REVIEW: The Snow Queen – Ballet Theatre UK at Brighton Dome

Who’s keeping things alive? It begins with M.

It seems just a few families are keeping independent professional ballet ticking over in the provinces of our nation. Indefatigable twice-yearly tourists Vienna Festival Ballet are a Viennese-Scottish married couple, the Malleks, outposted in London and celebrating 35 years on the British road. That constitutes genuine success. Picking up that torch only seven years ago, Ballet Theatre UK are the Moores from the midlands: an artistic director, his wife and parents.

Neither outfit receives government arts funding, both companies live on their wits, creativity, courage and the goodwill of ballet lovers, or explorers, up and down the country who know, or discover, the uplift of seeing a live show. Invading Russian lower-ranked companies glamorously bring their three or four internationally popular national treasure ballets, but often stony-faced and leaving the ‘reserved’ English cold.

While VFB deliver the staple half-dozen classics to packed houses and sprinkle in their own creations every few years, Ballet Theatre UK not only tour but, in their own centrally-positioned ballet school at Hinckley, teach and train for the professional life ahead. And packed houses is what the The Snow Queen is winning, too. A dance city like Brighton craved them this Christmas, where their only Sussex date followed their previous Yuletide stopovers with The Nutcracker and A Christmas Carol.

Earlier this year they toured with their own Aladdin. This Spring it will be Pinocchio. Another year you might see their Little Mermaid or Alice in Wonderland . Swan Lake, Sleeping Beauty, Cinderella and Romeo & Juliet lie in their cupboard but already BTUK are defining themselves with this other less well-trodden repertoire – where it’s an exploration, a test of the imagination, and a challenge to create and establish an enduring production.

Not least is the musical challenge when no customary full-length musical score exists. The choice is to commission your own, with its inherent risks and expenses, or assemble existing music without making it sound like a patchwork or letting the joins show. The Snow Maiden attempts the latter and compiler Simon Paterson supplements his own work with an array of pieces that has got ballet fan forums spotting the semi-classic. Online I read people had noticed Bartok, Johann Strauss II, Kachachurian (Masquerade) and Glazunov (The Seasons), to which I can add Luigini’s Ballet Egyptien.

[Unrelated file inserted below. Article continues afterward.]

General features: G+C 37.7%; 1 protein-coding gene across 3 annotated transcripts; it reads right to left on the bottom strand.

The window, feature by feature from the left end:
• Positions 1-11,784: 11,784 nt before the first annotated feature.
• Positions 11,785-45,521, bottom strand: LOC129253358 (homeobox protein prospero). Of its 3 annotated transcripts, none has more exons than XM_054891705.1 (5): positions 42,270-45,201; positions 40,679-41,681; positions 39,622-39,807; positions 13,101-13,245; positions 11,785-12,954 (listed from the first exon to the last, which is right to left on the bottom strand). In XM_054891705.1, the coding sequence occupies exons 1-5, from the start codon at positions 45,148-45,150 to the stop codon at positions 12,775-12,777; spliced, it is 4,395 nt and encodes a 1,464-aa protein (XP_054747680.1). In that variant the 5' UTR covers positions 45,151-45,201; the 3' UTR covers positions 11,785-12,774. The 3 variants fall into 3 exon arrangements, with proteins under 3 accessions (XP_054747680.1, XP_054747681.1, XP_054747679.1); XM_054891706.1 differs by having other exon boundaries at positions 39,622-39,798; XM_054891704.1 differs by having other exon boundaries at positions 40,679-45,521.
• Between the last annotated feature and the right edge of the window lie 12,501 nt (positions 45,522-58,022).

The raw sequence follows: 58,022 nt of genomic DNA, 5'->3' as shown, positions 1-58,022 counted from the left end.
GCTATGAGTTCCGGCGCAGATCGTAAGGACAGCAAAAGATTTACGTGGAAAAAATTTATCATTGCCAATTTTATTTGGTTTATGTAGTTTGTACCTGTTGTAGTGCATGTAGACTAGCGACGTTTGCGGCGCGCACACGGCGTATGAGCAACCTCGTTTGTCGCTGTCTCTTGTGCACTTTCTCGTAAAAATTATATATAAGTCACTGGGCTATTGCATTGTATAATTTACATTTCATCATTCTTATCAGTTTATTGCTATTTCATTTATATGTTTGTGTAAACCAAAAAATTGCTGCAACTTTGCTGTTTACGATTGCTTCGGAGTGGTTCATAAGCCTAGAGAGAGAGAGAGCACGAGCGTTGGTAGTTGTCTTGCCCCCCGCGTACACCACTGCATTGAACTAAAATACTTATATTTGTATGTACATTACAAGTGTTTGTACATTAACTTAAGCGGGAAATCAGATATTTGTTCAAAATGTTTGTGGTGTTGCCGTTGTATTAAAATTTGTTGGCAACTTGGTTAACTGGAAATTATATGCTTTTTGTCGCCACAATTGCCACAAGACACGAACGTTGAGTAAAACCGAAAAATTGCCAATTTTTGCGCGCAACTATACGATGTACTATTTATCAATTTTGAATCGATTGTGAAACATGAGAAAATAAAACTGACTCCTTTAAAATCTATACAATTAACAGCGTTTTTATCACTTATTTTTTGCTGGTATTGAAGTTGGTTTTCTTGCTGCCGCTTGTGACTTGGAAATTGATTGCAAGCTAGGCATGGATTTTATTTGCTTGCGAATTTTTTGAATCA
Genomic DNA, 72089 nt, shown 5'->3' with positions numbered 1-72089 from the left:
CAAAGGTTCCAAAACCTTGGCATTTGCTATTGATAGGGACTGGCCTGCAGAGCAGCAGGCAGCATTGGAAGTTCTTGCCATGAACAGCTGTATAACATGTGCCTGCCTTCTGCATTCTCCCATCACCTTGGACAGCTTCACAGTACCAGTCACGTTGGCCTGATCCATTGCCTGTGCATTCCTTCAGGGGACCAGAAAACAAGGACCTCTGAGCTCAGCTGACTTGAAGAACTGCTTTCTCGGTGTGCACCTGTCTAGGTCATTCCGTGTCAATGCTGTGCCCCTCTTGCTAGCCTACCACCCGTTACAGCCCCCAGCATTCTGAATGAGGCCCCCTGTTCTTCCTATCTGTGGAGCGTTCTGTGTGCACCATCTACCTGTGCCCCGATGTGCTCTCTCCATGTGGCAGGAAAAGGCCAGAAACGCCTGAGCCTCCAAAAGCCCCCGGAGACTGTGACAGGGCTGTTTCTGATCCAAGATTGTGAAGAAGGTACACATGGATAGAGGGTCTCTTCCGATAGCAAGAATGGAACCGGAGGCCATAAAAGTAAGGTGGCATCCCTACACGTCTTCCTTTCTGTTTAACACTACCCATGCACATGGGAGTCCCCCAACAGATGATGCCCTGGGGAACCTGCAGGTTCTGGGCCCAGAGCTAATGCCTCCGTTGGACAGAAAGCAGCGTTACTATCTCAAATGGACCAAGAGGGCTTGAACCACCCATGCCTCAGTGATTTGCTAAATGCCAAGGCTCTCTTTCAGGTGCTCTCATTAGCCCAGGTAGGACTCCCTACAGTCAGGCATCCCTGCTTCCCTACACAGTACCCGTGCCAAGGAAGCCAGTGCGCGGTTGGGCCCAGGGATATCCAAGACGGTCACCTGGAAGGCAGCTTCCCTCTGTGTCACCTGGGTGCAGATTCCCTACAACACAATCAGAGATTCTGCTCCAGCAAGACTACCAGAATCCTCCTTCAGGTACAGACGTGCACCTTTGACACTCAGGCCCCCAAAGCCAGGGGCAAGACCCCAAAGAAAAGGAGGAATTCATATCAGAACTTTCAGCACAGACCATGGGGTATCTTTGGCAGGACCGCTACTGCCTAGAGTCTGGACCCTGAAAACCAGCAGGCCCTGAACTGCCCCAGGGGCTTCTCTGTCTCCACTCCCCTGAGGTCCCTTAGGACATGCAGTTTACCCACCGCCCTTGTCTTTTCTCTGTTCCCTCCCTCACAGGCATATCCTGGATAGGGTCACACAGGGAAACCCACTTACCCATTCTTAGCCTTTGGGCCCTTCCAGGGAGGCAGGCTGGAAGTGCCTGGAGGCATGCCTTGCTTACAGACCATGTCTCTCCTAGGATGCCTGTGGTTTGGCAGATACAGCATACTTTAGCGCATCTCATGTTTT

Christopher Moore tells and paints his stories with momentum and economy allied to an eye for drama and an instinct for character. He has drawn to him a capable team with ballet mistresses Julia Davies (a former BTUK principal) and Elizabeth Haslem, technical manager Russ Marquis and costume designer Dan Hope. Previous experience, at home and internationally, at Ballet Central and Northern Ballet, with Mark Baldwin and Christopher Gable, English National Opera, European Ballet and the Shakespearean stage, all comes to the table.

Moore’s Snow Queen choreography is direct, uncomplicated, and confident. It has flow and pace. Costumes satisfy and headgear is a becoming a BTUK trademark. This time, The Snow Maiden’s accomplice wolves stole their scenes in theirs. Touring scenery is touring scenery: attractive but modest and quickly rolled up for the travelling van’s departure. But The Snow Queen’s sleigh was a handsome and apt touring luxury - and looked tough enough to roll along behind the tour trailer.

It’s a small troupe, as self-funded touring dictates, but grand is unnecessary: the opposite breeds inquisitive dancers of strength and versatility. In David Brewer they already have a gem in the grooming. He is lyrically satisfying and capable of more wide-ranging character parts.

His co-lead Grace Carr possessed the fluency and a stamina for projecting the emotions demanded of her from start to finish. Gerda and Kay are not passionately involved friends, but lighter relationships among principles are more subtly demanding and Carr epitomised the production’s innocent spirit and its appeal as a Christmas offering.

Inês Ferreira enjoyed and unravelled her menace, malice and bravura as The Snow Queen content to let you freeze. And Frenchmen, Rudolphe Giacolone and Vincent Cabot observantly shaped Moore’s Raven and Reindeer as characters who wrapped a warm scarf around your neck.

Seek out Pinocchio. It’s likely you’ll be rewarded.

Richard Amey

Gerda, Grace Carr (Eng); Kay, David Brewer (Eng); The Snow Queen, Inês Ferreira (Portu); Her Cavalier, Pedro Santos (Cuba); The Raven, Rudolphe Giacolone (Fr); The Reindeer, Vincent Cabot (Fr);. Choreography , Christopher Moore (Eng, founding Artistic Director); Music, Simon Paterson; Costumes, Daniel Hope (Eng).

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